On the nimono: watch out, it can get pretty hot! If you like hot food, you're fine. Otherwise, you might want to go easy on the peppers and REMOVE THE SEEDS FIRST. That makes a big difference.

Regarding oil-less cooking, there's always Mizutaki, another of my favorites. I think one of the best possible simple meals is shiozake with horensou-ohitashi. With really fresh, delicious rice. Since you do a lot of fish, you've probably done some variation of karei-no-nitsuke, but here's a link:

Re: A confession

yay Kov, thanks for the link. Yes, I've made that before but it's actually nice to see the ingredients written down. and there's some other yummy looking recipes on that site.
Actually you'd think our kitchen was a "one-butt" one but somehow we get away with it. ;) One day I'll post a photo of our rediculously small kitchen which even includes my tiny washing machine hehe
This is a great thread, I had to bring it back!!


I just read a post by you on 10/30/03, as which you might not remember, but you grow your own daikon? Are you still growing it?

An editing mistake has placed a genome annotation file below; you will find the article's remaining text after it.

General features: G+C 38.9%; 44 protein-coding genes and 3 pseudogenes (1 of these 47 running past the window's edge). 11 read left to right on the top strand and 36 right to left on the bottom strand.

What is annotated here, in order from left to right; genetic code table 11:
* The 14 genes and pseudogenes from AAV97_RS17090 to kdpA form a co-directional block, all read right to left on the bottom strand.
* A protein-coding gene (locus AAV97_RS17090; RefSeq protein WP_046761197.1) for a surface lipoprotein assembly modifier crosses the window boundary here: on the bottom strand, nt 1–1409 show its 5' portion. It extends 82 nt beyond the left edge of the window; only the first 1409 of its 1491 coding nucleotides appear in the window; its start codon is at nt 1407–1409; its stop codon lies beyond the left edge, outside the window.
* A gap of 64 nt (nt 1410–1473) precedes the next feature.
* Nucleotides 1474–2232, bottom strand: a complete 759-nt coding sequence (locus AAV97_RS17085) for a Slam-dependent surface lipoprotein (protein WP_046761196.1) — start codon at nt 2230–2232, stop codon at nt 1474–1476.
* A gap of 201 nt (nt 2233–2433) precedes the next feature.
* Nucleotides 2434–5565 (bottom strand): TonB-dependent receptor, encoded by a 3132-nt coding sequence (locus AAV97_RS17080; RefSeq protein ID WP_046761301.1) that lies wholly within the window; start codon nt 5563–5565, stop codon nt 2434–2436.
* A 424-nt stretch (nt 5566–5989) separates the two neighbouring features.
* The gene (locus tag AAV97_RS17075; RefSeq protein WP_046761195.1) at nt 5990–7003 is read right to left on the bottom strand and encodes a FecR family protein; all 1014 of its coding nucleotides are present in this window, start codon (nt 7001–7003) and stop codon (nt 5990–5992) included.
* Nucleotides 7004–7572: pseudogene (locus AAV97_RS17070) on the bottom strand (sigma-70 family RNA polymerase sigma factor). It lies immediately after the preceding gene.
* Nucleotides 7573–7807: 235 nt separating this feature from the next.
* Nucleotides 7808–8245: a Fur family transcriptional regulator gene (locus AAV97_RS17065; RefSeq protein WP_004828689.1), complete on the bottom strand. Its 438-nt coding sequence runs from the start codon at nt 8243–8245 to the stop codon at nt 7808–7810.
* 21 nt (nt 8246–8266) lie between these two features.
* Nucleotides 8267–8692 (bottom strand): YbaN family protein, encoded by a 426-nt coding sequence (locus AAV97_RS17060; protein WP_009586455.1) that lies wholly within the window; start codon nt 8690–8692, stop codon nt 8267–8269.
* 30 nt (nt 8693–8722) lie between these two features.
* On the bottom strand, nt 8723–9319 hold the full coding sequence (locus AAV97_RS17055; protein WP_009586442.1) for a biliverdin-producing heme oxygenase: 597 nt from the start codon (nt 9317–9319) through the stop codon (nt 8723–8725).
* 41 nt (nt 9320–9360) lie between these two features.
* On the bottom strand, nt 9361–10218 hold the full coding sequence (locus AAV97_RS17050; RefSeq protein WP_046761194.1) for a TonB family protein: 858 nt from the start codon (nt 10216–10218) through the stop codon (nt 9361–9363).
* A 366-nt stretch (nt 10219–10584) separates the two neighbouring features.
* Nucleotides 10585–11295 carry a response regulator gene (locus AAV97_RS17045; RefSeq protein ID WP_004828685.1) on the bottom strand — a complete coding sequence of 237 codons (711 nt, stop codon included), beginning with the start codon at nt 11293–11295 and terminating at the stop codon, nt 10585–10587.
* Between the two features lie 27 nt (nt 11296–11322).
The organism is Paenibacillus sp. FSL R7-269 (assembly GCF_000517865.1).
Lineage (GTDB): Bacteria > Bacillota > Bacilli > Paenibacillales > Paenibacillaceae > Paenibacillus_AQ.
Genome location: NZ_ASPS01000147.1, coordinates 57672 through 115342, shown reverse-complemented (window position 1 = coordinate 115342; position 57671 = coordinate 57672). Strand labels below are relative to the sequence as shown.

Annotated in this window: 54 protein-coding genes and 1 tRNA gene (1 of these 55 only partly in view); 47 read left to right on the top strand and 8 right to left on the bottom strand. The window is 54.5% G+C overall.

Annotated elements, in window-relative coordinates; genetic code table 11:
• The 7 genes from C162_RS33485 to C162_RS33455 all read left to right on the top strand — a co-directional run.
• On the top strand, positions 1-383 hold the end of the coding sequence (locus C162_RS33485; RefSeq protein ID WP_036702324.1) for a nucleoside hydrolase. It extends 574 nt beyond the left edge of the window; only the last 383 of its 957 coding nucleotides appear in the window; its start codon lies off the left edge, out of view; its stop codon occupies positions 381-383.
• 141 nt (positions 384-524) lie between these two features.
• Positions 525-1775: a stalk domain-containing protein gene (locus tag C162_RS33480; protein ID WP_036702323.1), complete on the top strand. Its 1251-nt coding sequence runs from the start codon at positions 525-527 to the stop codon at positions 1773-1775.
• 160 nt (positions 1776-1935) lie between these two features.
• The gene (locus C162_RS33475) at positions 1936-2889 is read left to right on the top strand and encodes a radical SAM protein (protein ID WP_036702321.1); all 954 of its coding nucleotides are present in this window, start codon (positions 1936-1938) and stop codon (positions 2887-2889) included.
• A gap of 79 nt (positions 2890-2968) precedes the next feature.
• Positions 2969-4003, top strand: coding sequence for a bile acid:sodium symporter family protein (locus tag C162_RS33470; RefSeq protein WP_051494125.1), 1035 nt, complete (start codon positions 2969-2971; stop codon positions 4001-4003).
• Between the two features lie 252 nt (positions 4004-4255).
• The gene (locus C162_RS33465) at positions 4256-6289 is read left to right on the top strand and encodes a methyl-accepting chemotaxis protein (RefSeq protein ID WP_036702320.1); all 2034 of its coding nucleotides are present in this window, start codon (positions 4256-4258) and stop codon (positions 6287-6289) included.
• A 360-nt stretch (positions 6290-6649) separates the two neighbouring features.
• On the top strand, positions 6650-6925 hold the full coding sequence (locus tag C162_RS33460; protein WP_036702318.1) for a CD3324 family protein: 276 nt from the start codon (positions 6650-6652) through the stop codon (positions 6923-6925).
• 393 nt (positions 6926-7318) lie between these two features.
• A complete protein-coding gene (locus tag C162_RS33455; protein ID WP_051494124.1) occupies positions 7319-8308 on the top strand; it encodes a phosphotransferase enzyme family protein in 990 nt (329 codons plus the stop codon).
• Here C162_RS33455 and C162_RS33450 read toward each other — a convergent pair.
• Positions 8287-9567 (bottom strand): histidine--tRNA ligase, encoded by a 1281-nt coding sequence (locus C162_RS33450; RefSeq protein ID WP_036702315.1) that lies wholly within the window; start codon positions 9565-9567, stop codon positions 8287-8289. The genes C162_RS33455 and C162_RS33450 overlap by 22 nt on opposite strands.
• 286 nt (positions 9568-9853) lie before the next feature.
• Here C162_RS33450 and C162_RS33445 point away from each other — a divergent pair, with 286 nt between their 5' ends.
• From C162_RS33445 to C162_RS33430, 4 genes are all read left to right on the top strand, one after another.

Last week, I had a strong craving for a daikon & salmon stew that I used to have in Japan, wish to make it here, but daikon is rarely found at a supermarket where I live(in upstate NY).

I have no knowledge about vegitation or agriculture, can you give me some tips about what kind of soil & climate daikon requires?
Thanks for bringing it back, misa! 🙂

Fall is the ideal time to plant daikon, because the roots will grow the most when it's cool. You need to make sure that you cultivate the ground very deep or use raised beds. They will need at least two feet to reach a good size. I made the mistake of planting them in soil that was only cultivated to a depth of a foot, and they didn't get very big. Maybe only 8 inches long and an inch or inch and a half in diameter.
Fall? I disagree because Misa is in upstate NY and it gets cold there. The book "Oriental vegetables" by Joy Larkom gives a lot (maybe too much) information; but basically says that the soil should be light, rich and well-drained, that the autumn crop should be planted about 3 months before the killing frost, and that spring crop should either be planted after average temp. is 53, or start them indoors or under cover. There are also varieties which are slow to bolt (which is what happens to mine).